The latest statistics show that American consumers spent $57 billion at beauty salons in 2016. That’s more than a billion dollars higher than 2015, a growing trend in the industry.
In fact, the same study showed the industry growing about 2.7 percent annually in each of the past five years, with expected growth of about 2.2 percent annually for each of the next five.
That means the salon industry will have outperformed the general United States economy that entire time, a feat the industry has accomplished in 12 of the past 15 years overall.
Here’s some more food for thought:
- The average American woman spends about $240 per month and nearly $3,000 per year on makeup costs
- Women spend around $300,000 on facial beauty products in their lifetime
- When salon retail sales (cosmetics and hair care products, mostly) are factored in, 2016 revenues grew to $62 billion, a 3-percent increase over 2015.
With these figures in mind, it’s clear that dreaming about buying a beauty salon isn’t just some crazy pipe dream. It’s a serious business proposal with a real potential for financial success.
However, it’s important to consider both the pros and the cons of owning and running a beauty salon and to review what a smart buyer will pay attention to. With a balanced outlook, you can be sure your decision to buy a beauty salon is going to lead to success.
First, let’s consider some items that are unique to the salon industry:
- Location - For obvious reasons, you’ll want to run a salon that is located somewhere women are likely to frequent, and where they can feel safe. The more often your customers return, and the longer they stay each time, the more profitable and enduring your salon will be. Don’t just consider the current situation but look into any future plans for the neighborhood or building you’re considering.
- Business model - Salons are traditionally run using one of two business models: commission-based, and chair/booth rental. In a chair or booth rental situation, every beautician or cosmetologist who works in your salon is an independent contractor who pays rent to use your space and whatever supplies you agree to provide. In a commission-based arrangement, they are all employees of the salon and are paid (fully or partly) on a commission basis, much like professional salespeople. Each model includes its own pros and cons, and both should be considered carefully before deciding on one or the other.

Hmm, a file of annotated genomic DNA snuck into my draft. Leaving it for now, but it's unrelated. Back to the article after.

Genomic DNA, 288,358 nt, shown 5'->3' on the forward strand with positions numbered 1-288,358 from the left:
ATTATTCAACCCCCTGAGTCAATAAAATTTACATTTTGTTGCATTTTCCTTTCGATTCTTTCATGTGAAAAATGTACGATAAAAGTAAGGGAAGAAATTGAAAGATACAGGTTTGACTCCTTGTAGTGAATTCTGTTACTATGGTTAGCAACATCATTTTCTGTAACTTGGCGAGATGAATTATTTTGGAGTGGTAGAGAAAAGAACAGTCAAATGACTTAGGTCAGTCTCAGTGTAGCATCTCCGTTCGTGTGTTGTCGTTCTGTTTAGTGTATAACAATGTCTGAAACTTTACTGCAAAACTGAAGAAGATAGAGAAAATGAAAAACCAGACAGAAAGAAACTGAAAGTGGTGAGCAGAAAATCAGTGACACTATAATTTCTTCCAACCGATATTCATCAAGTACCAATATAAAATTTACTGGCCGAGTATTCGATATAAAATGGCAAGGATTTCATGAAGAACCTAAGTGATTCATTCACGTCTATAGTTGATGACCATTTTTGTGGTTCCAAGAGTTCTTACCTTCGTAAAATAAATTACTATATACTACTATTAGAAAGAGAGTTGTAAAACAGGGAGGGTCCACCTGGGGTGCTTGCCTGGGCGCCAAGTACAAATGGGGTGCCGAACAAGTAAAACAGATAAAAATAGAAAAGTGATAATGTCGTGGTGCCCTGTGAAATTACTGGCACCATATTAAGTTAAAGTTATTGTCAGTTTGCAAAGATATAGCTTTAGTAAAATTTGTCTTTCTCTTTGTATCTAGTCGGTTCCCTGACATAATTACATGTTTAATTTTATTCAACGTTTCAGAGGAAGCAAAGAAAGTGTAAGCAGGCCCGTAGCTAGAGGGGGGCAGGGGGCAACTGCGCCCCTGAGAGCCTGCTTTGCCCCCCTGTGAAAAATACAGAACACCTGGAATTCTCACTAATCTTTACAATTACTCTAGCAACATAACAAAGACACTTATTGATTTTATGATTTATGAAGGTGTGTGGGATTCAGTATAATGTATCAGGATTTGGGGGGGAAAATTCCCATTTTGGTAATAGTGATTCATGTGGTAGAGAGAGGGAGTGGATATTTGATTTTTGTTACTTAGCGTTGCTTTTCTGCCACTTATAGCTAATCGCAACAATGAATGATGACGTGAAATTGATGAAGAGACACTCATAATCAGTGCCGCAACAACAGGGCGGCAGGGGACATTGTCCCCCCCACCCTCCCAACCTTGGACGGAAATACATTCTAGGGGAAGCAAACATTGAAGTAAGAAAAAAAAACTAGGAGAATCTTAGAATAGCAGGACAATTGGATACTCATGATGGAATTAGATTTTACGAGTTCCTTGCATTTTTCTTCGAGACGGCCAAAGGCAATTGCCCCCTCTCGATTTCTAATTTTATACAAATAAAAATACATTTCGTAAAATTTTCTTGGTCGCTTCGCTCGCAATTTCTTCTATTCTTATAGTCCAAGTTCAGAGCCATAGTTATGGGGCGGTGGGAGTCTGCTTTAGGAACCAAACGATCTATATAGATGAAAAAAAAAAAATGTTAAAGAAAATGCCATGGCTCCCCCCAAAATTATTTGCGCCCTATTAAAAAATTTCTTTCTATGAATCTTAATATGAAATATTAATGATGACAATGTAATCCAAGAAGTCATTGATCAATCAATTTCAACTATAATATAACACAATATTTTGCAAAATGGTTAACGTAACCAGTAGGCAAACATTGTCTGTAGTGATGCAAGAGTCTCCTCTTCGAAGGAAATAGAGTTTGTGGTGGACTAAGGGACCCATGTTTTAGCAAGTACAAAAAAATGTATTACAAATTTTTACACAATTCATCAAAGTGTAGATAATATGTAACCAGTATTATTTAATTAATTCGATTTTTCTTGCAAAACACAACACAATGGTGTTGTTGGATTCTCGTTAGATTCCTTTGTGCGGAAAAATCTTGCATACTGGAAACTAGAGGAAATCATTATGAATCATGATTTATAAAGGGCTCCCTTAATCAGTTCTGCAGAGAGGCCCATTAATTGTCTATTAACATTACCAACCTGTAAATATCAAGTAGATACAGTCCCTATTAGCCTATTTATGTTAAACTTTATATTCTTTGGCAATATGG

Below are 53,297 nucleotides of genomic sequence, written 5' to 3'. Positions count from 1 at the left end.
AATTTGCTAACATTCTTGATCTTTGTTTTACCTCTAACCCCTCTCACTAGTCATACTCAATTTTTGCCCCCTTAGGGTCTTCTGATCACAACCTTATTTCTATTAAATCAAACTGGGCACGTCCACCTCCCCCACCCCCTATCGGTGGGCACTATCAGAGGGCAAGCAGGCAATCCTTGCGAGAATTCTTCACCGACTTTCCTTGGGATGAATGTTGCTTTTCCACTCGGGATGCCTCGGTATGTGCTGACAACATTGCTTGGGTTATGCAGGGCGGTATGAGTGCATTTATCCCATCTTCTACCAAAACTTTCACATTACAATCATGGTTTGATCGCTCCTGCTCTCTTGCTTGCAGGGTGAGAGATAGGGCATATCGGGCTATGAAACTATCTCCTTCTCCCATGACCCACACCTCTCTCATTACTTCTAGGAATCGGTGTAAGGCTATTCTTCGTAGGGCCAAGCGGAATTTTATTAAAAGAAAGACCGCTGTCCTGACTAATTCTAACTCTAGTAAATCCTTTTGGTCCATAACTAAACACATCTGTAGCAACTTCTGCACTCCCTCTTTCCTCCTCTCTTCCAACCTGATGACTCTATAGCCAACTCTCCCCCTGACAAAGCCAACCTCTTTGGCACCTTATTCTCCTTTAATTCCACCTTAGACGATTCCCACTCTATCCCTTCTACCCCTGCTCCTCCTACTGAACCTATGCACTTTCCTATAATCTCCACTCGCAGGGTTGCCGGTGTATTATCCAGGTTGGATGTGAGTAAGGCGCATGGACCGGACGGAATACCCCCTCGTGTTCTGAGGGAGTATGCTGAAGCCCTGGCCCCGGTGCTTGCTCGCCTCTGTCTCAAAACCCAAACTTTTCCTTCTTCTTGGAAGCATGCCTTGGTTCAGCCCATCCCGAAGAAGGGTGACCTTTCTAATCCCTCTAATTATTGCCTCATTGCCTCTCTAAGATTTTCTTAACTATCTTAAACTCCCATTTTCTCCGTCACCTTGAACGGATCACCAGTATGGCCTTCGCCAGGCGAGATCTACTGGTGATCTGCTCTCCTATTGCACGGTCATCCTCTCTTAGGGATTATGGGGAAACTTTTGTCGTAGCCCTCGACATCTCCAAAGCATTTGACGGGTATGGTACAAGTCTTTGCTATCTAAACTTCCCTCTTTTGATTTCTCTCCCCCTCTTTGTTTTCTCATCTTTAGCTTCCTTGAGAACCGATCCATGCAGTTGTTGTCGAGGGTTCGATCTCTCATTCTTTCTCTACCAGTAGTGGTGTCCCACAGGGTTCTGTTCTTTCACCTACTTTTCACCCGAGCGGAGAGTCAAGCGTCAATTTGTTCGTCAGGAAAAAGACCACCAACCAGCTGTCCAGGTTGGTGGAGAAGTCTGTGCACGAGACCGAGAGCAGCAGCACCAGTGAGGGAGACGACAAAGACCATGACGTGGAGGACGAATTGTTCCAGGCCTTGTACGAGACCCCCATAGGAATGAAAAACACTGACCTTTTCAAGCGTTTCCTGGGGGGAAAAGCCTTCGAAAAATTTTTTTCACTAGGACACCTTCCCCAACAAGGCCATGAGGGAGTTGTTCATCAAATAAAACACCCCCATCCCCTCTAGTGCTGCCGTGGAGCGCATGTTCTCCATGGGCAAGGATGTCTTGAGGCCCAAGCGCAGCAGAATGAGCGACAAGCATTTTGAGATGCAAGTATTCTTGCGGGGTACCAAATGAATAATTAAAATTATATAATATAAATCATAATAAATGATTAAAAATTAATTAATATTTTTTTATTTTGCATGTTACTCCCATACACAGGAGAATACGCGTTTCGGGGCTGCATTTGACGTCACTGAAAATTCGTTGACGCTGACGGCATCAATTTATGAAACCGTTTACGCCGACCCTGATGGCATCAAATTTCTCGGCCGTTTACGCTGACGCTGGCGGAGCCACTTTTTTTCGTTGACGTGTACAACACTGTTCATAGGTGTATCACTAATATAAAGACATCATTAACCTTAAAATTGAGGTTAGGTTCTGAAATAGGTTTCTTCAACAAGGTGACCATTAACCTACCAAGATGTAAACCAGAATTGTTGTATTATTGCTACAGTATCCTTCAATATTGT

- Licensing - Some salon owners run into legal trouble by not paying enough attention to licensing requirements in the area where your business is established. There are a number of different licenses that may be required based on where your salon is located and what services are offered there. In many cases, talented beauticians may be very good at performing a given service, but if they’re not legally licensed to do so, it can come back to bite you as the owner of the salon.
- Equipment - If you’re buying an established salon, be sure you understand what equipment is coming with the purchase and what condition all of that equipment is in. A salon will live or die based on the quality of its equipment and supplies, and customers will only keep coming back if they feel like the salon is keeping up with the latest trends and stocking the best equipment available. If the salon you’re considering needs an upgrade, think about an equipment financing arrangement.
Items to consider when buying any business
Beyond these industry-specific requirements, you’ll also need to take the same precautions that any prospective business buyer needs to take:
- Financials - When considering an existing salon for sale, you’ll want to make your decision contingent primarily on what you can see in black-and-white in the current owner’s financial records. No matter what the current owner says, if the records indicate they’ve been losing money for a while, you need to be concerned.
- Why are they selling? - One of the key questions you need to be answered when buying an existing business is, “why is the current owner selling?” If it’s because they’re retiring, or they’re eager to move on to some other life goal, that could be a great opportunity for you. But, if you discover they’re selling because they’ve been losing money hand-over-fist for years, you’ll want to seriously consider whether or not you can expect to turn that trend around.
- Build a team of pros - Buying a business is not something you should try to take on alone. Bring on a business broker, attorney, accountant, and commercial real estate agent to help you make the very best decision as you seek out salon opportunities.
As long as you’re carefully following the tips outlined above, you can be confident in your decision to buy a beauty salon that’s going to succeed over the long haul. Once the practical aspects of running the business are covered, it comes down to treating the customer right, doing great work, and focusing on the passion that drew you to cosmetology in the first place.
If you’d like to see what beauty salons are for sale right now, check out the latest listings on BusinessesForSale.com!